NEW YORK (GenomeWeb) – Under the leadership of Connie Westhoff, the New York Blood Center — along with its partner center, the Community Blood Center of Greater Kansas City —plan to open a new National Center for Blood Group Genomics with the goal of improving the accuracy of blood typing in the matching of transfusion donors and recipients.
Speaking with GenomeWeb this week, Westhoff, the NYBC's director of immunohematology, genomics, and rare blood, said the NYBC and its Missouri partner are still in the planning stages of launching the new center, which will be located in Kansas City.
"We don't have the site yet, but we are ready with the funding, and we hope to have the new national center up and running by the end of the year," she said.
According to Westhoff, the choice to locate the new center in Kansas City reflects a commitment the NYBC made to its partner center when the two merged in 2014 to work on elevating the level of medical care and treatment in the area. The decision also rested on the obvious benefit of locating a nationally oriented center in the middle of the country, not to mention the more obvious cost savings and practicality of operating in Missouri as opposed to NY.
The 2014 merger of the Kansas City CBC with NYBC reflects an overall shift in the blood transfusion space, as medical practice has evolved to require fewer transfusions for patients, overall, and as the sourcing and matching of blood donations has become much less regional.
"It used to be that blood centers served only a local community, and that's where the blood stayed, but now blood transfusion services are nationwide," Westhoff said.
With the new center, the partners hope to open up broader national access to a new generation of blood type analyses using genomic technologies, including array-based testing and next-gen sequencing.
"We have been matching patients with donors using A, B, O, Rh positive, and Rh negative since the 1950s – but there are over 300 other blood group antigens," Westhoff explained.
"What happens if you don't address these other factors," she asked. "Is that at least three percent [of those] getting a single blood transfusion to as many as 50 percent needing chronic transfusion can have an immune reaction, which makes … each subsequent transfusion more difficult."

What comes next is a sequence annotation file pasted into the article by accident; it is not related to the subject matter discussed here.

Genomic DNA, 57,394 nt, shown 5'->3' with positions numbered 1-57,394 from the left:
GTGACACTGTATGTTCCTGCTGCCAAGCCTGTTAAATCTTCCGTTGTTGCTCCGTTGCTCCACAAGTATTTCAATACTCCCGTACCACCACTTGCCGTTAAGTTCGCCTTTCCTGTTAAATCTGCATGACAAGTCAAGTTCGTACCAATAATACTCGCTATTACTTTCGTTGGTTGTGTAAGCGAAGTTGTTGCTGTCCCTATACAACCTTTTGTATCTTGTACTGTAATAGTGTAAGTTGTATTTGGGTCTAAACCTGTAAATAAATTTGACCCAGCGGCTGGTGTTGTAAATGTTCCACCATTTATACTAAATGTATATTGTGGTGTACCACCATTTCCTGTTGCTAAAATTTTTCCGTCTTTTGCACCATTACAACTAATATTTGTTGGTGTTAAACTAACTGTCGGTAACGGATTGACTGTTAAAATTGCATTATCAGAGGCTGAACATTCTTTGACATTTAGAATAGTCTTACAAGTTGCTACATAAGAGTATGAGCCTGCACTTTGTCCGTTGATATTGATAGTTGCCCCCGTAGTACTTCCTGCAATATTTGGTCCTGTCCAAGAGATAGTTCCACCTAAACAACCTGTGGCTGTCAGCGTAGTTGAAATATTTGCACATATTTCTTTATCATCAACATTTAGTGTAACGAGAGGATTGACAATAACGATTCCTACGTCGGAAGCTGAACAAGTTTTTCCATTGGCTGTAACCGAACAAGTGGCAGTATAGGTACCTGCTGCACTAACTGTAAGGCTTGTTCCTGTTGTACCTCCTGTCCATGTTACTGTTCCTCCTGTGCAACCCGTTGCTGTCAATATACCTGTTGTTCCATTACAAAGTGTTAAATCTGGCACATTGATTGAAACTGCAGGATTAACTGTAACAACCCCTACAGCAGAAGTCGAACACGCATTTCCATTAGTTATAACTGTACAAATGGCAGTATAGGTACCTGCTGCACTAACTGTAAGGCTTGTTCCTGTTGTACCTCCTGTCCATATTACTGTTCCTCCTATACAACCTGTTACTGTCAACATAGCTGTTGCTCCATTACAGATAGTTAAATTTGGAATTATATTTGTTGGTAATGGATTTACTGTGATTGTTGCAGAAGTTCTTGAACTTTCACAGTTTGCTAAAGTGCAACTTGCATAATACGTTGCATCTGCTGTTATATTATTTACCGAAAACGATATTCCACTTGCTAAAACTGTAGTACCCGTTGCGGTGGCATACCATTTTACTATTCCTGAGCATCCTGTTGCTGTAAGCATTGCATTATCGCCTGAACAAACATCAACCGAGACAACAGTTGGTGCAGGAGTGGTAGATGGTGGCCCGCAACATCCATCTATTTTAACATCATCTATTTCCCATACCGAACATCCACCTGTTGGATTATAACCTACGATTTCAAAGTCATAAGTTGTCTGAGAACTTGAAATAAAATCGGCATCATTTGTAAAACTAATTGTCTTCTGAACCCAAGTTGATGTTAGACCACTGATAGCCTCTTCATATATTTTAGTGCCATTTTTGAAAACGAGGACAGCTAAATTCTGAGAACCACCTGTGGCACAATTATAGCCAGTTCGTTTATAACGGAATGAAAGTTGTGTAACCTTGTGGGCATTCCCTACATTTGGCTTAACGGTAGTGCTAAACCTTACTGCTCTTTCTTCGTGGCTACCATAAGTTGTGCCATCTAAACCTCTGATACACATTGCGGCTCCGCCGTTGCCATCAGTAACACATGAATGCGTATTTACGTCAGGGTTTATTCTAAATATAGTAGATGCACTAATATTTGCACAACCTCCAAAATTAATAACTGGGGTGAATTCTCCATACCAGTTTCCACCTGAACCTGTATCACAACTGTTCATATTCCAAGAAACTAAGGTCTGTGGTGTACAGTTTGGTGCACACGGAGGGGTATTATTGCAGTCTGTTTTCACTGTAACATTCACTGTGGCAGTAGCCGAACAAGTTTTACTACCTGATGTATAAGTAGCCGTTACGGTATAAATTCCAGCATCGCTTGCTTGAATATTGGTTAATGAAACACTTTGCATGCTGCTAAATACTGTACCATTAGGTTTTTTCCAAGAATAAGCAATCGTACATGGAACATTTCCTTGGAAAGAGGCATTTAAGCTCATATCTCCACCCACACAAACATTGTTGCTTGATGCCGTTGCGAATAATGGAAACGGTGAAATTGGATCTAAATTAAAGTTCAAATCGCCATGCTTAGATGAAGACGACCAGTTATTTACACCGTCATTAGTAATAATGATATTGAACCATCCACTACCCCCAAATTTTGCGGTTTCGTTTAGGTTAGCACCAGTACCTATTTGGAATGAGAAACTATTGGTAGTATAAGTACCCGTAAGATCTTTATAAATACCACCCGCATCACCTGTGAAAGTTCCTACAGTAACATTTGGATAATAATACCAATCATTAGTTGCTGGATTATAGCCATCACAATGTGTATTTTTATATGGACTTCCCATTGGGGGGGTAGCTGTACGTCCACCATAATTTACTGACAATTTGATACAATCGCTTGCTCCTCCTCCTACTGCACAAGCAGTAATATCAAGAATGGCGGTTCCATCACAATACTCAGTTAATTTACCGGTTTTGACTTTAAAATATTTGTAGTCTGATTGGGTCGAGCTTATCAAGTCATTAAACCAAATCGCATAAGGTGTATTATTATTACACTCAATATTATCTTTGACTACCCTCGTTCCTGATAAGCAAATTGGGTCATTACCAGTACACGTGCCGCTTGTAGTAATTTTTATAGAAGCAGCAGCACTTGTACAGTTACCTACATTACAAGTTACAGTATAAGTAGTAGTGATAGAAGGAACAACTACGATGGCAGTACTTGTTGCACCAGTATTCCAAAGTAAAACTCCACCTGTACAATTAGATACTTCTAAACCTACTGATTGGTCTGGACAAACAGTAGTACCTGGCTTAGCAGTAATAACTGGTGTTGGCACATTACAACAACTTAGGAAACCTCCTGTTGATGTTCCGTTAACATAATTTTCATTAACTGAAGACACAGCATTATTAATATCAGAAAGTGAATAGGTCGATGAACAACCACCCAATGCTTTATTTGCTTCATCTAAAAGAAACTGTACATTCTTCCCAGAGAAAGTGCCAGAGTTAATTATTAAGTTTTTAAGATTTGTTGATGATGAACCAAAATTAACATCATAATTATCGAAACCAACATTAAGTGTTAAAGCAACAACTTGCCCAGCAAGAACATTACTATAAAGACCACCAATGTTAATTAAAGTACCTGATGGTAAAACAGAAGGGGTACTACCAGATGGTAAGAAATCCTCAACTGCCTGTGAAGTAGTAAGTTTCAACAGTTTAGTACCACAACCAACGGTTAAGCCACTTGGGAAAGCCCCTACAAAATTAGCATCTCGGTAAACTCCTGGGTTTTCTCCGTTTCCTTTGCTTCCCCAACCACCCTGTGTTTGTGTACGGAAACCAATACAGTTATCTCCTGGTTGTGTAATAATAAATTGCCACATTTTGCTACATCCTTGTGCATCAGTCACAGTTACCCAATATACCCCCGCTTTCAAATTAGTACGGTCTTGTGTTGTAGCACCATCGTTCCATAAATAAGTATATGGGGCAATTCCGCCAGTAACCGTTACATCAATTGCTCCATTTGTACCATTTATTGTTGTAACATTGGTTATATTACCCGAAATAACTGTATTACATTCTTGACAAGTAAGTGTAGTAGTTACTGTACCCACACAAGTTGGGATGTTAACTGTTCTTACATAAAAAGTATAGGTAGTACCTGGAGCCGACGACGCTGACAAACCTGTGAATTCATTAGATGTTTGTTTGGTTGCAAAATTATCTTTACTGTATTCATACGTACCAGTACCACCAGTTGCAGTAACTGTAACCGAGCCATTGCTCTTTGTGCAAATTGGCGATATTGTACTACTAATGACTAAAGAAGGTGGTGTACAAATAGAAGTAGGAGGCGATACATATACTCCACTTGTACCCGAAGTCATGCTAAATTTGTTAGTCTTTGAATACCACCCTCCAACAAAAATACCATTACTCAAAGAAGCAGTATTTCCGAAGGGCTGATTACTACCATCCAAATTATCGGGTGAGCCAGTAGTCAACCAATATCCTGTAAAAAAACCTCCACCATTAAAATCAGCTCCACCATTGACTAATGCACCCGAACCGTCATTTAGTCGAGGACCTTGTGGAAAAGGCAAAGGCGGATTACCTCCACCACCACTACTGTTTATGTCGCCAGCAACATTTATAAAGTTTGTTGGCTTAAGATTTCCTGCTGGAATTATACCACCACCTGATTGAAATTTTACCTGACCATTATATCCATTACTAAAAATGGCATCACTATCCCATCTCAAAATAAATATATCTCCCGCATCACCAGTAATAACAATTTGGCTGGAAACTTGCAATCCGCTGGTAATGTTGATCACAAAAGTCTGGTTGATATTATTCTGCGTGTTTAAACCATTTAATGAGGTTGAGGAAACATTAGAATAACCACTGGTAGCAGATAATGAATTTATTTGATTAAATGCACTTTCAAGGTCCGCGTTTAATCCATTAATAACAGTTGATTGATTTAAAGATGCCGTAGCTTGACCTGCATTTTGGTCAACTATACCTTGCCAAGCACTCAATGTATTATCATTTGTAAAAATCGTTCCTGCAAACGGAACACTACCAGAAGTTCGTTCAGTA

In the new center, both array-based and NGS approaches will play a role in greatly increasing the precision of antigen testing and donor-recipient matching, Westhoff said, though the details of the center's molecular testing strategy are not yet fully defined.
Only one SNP genotyping chip — the Precise Type HEA assay, developed by Immucor — has received US Food and Drug Administration approval for clinical use, but other techniques have also been developed and implemented in blood-typing labs.
The NYBC was an early RUO user of the Immucor chip, and Westhoff oversaw the clinical trial of PreciseType HEA that was included as part of the company's FDA submission. According to the NYBC's website, the methods currently in use by the center's genomics lab include DNA array, PCR-RFLP, AS-PCR, and gene-specific amplification and sequencing.
In the March issue of the journal Transfusion, Westhoff and colleagues also published a proof of principle study on comprehensive antigen prediction from whole-genome sequencing data, something she said her team hopes to continue to research under the banner of the new national center.
With a shift from traditional serology to more detailed genomic analysis, the need for de-localization and nationalization becomes even more acute, Westhoff said, because having more precise criteria for matching means that the best match for any one patient is much less likely to be a local one.
The new center plans to offer genomics-based blood antigen testing for both medical facilities and also for other blood centers nationwide who don't have their own in-house genomics capabilities, aiming for about a 24-hour turnaround, Westhoff said.
While some other blood centers have begun to adopt genomics for more precise blood group testing in recent years — for example, Bloodworks NW and the University of Washington, which recently designed a 42-gene NGS panel that they are evaluating in comparison to array-based SNP genotyping — these early adopters represent only a handful of blood centers across the US.
"The idea here is economy of scale, to be able to lead in development of these approaches and serve as centralized lab," Westhoff explained.
In addition to implementing both array-based and NGS-based antigen testing, the center is also working on developing algorithms to translate existing genetic data, from whole-exome or whole-genome sequencing, perhaps, into a blood group profile, anticipating a future where patients may more frequently have existing sequencing data as a part of their medical records.
Finally, outside of the transfusion space, Westhoff said the new center will also have an adjunct focus on applying genomics in the blood typing of pregnant women, as a way of more precisely determining which women are candidates for immunoglobulin therapy.